Blog Tour: Spellbook of the Lost and Found by Moïra Fowley-Doyle + Giveaway

31456593Spellbook of the Lost and Found by Moïra Fowley-Doyle

Published August 8th 2017

If you’re not careful, you can spend your whole life looking for what you’ve lost.

One stormy summer in a small Irish town, things begin to disappear. It starts with trivial stuff—hair clips, house keys, socks—but soon it escalates to bigger things: a memory, a heart, a classmate.

Olive can tell that her best friend, Rose, is different all of a sudden. Rose isn’t talking, and Olive starts to worry she’s losing her. Then diary pages written by someone named Laurel begin to appear all over town. And Olive meets three mysterious strangers: Ivy, Hazel, and her twin brother, Rowan, secretly squatting in an abandoned housing development. The trio are wild and alluring, but they seem lost too—and like Rose, they’re holding tightly to painful secrets.

When a tattered handwritten spellbook falls into the lives of these six teenagers, it changes everything. The spellbook is full of charms to conjure back that which has been lost, and it lists a part for each of them to play in the calling. It might be their best chance to set everything back to rights, but only if they’re willing to pay the price.

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Review

I really enjoyed The Accident Season so I was super hyped for Spellbook of the Lost and Found.
I love Moïra’s writing style so much. It’s so unique, creative, and almost poetic in some ways. I fell in love with her writing even more with SotLaF. The plot is so entertaining, there’s diverse characters, and the magic is bomb.
The only thing I wasn’t really into was how many perspectives there was. I’m not a big fan of multiple perspectives to begin with so that part of this book kind of drove me nuts at times.
But overall, Spellbook of the Lost and Found is full of creativity, beautiful writing, and magic. It really stands out to me in the sea of YA books and I’d recommend it if you’re looking for something distinctive and interesting.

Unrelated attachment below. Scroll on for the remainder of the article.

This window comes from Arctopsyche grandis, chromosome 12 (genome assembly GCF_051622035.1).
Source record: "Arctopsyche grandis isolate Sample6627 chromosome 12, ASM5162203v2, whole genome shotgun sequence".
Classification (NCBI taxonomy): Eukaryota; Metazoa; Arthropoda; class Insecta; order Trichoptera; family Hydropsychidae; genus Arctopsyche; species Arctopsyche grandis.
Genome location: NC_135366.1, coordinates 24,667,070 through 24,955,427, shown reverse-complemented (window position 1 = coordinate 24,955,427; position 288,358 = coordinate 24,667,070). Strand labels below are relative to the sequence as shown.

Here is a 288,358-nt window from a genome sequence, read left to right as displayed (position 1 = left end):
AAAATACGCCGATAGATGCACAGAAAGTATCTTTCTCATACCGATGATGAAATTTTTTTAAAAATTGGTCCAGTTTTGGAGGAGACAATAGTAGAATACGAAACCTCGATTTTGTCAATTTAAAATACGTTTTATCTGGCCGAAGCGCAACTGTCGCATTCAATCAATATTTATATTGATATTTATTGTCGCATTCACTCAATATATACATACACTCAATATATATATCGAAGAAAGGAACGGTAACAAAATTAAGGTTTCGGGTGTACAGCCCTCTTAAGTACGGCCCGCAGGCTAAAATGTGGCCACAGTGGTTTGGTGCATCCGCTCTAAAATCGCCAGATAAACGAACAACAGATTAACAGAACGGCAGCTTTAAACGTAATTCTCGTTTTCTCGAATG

Giveaway

a Rafflecopter giveaway

Enter for a chance to be one (1) of three (3) winners to receive a hardcover copy of Spellbook of the Lost and Found by Moïra Fowley-Doyle. (ARV: $17.99 each).
 
NO PURCHASE NECESSARY. Enter between 12:00 AM Eastern Time on August 7, 2017 and 12:00 AM on August 28, 2017.  Open to residents of the fifty United States and the District of Columbia who are 13 and older. Winners will be selected at random on or about August 30, 2017. Odds of winning depend on number of eligible entries received. Void where prohibited or restricted by law.
 

About the author

 

Moïra Fowley-DoyleMoïra Fowley-Doyle is half-French, half-Irish and lives in Dublin with her husband, their young daughters, and their old cat. Moïra’s French half likes red wine and dark books in which everybody dies. Her Irish half likes tea and happy endings. Moïra started a PhD on vampires in young adult fiction before concentrating on writing young adult fiction with no vampires in it whatsoever. She wrote her first novel at the age of eight, when she was told that if she wrote a story about spiders she wouldn’t be afraid of them anymore. Moïra is still afraid of spiders, but has never stopped writing stories. She is the author of The Accident Season and Spellbook of the Lost and Found.

 

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Blog Tour: Akata Witch by Nnedi Okorafor + Giveaway

32968540Akata Witch (Akata Witch #1) by Nnedi Okorafor

Published July 11th 2017 

Sunny Nwazue lives in Nigeria, but she was born in New York City. Her features are West African, but she’s albino. She’s a terrific athlete, but can’t go out into the sun to play soccer. There seems to be no place where she fits in. And then she discovers something amazing—she is a “free agent” with latent magical power. And she has a lot of catching up to do.

Soon she’s part of a quartet of magic students, studying the visible and invisible, learning to change reality. But just as she’s finding her footing, Sunny and her friends are asked by the magical authorities to help track down a career criminal who knows magic, too. Will their training be enough to help them against a threat whose powers greatly outnumber theirs?

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Review

I’ve been wanting to read Akata Witch ever since I seen it on Tumblr a few months ago. The cover is so beautiful and the synopsis sounded amazing. I heard that Akata Witch is “The Nigerian Harry Potter” and that definitely sold me.
My favorite thing about this book is the writing. It’s rare for me to come across a book with such timeless and articulate writing. Nnedi Okorafor is so talented and I’ll be reading any book she writes.